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Designing for Others

It is natural for designers to resist the constraints imposed on their creativity when designing for others. Even when the needs of users are carefully considered, the designer must also take account of the context in which the design will be used. This activity introduces the idea of an iterative process of design that focuses on a specific user group and context.

The activity is best run with small teams of three to five people. Teams will need some sticky notes, a timekeeper and someone nominated to write things down. Follow each step in the sequence and resist the temptation to read ahead if you can. The topic of this activity is a food menu. Remember, it is the process that we are interested in rather than the topic!

A graphic depicting three sterotypical images in the context of a place setting and location.

UX designers think sensitively about who the user may be and consider their context. This activity aims to show that the use of general or stereotypical models of users can result in designs that fail.


  1. Working as a team, create a single three course menu that you all agree would provide you with a great dining experience. You will need to consider the cultural, dietary and personal preferences of everyone in the team. Take care to make sure that everyone is happy with all three courses of the final menu. Write each course on a separate sticky note and put all three in sequence on a suitable surface.

  2. Having agreed a suitable menu, your team now needs to consider if it is suitable for people in a particular demographic group. Select a group at random from the list below. These are your diners but as this is a UX Design activity, we'll call them users.

    • six-year-old boys
    • vegetarians
    • honeymoon couples
    • fashion models

    Discuss the characteristics of the selected user group. Does the menu that you created for your team appear suitable? Make changes to any of the courses if doing so would provide a better experience for them. Don’t discard the original sticky notes, just place any changes in a new note alongside it. Aim to make as few changes as possible.

  3. Now that you have a suitable menu for your users, you need to consider the context in which it will be prepared and consumed. Write each context listed below on a piece of paper and select one at random.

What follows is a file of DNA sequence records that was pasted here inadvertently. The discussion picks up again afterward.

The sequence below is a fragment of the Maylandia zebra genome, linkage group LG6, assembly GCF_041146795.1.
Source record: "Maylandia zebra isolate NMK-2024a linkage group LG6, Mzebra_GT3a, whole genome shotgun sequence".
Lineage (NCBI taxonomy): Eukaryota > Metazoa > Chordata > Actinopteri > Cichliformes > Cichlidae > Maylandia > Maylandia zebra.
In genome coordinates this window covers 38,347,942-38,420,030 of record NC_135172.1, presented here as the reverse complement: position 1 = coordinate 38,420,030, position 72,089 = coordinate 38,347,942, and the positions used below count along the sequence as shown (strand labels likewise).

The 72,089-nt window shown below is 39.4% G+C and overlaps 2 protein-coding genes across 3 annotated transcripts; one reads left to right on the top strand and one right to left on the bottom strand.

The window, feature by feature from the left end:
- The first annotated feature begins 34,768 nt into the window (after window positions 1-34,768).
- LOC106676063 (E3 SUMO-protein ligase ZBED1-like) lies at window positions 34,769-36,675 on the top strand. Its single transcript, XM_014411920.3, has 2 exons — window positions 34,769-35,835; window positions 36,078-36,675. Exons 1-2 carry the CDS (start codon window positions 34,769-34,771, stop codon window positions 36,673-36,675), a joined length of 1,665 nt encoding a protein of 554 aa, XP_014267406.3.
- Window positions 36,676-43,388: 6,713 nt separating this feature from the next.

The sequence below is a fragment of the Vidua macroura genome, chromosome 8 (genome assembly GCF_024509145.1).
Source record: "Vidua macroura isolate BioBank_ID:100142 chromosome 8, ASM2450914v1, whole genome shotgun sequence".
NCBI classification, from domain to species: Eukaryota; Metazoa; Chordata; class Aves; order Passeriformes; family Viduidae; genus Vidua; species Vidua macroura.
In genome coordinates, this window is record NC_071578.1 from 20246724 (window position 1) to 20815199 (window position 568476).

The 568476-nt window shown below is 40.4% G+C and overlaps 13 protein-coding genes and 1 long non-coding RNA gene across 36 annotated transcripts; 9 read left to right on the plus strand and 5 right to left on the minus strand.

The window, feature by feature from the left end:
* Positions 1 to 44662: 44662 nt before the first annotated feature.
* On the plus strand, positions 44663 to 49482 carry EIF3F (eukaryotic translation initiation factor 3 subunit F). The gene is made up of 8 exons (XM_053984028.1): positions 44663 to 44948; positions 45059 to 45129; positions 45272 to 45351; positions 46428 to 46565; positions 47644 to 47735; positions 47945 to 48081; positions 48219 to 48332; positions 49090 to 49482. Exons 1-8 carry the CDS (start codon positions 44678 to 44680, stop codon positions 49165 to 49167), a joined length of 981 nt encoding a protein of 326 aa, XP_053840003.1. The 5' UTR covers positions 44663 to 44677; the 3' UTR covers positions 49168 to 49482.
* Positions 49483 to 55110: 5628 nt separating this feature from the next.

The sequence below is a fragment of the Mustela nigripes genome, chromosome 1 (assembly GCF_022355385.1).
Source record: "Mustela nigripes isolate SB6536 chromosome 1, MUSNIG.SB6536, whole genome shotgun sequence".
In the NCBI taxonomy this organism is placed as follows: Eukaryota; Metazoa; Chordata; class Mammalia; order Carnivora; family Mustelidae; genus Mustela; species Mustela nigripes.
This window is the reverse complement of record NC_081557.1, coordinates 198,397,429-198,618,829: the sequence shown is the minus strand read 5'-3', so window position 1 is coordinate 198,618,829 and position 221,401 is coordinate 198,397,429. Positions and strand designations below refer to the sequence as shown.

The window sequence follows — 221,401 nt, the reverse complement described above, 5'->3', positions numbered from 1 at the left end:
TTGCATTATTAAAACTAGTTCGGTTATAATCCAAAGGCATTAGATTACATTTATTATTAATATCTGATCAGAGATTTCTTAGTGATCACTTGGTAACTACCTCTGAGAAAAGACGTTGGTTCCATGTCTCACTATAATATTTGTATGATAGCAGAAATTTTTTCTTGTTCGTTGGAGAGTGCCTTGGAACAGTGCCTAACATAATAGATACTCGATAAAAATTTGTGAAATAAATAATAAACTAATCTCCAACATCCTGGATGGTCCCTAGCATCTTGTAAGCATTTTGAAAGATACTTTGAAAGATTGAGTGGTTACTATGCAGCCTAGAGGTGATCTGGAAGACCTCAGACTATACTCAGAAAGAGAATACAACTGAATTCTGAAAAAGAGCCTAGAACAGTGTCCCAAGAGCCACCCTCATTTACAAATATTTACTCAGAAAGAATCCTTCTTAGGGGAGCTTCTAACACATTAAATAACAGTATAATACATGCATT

• a street cafe at 1pm on Sunday
    • on holiday in a tent pitched in a field in Ireland with six other people
    • a business class seat on an aircraft flying to Paris
    • a hospital bed in a war zone

    Discuss the characteristics of the user group and make changes to any of the courses in the existing menu if doing so would provide a better experience for them. Keep the original sticky notes, placing any revisions alongside on a new note. Again, aim to make as few changes as possible.

Analysis and review

You may have found that getting everyone in your team to agree on a single menu was difficult and perhaps compromises were needed to reach agreement? If this exercise was run before lunch, then perhaps the ‘great dining experience’ may have been translated to ‘something to satisfy my immediate hunger’.

How did your team relate to the user group chosen at random? Were generalisations and stereotypes evident, e.g. all small boys like chips or all fashion models eat green salad? Is this sensible? If not, then how do designers ‘connect’ with their users?

Did the context make a difference? Should the context be considered earlier in the process? How can a user experience designer control the context in which their work is used, or in this case, eaten?

Does the final menu still meet the requirements of Step 1? Have the changes that were made for the defined user and context made the menu unsuitable for all other users? Would it still be acceptable to your design team?


If the activity has been successful, you should by now begin to understand that the user and context are very important in creating a good user experience.

Do you think that introducing constraints to the design can be beneficial in clarifying the scope and providing a sharper focus for the design team?

Were you surprised to find that the resulting design (food menu) was better at providing a good experience for more of the user groups than the initial design created at Step 1? To test this you could consider the final design against the other user groups and contexts listed.

The Bloomsbury Logo

Allanwood, G & Beare, P (2019)
User Experience Design - A Practical Introduction
ISBN: 9781350021709
(Basics Design Series) Bloomsbury Visual Arts
Cover illustration by Romualdo Faura.

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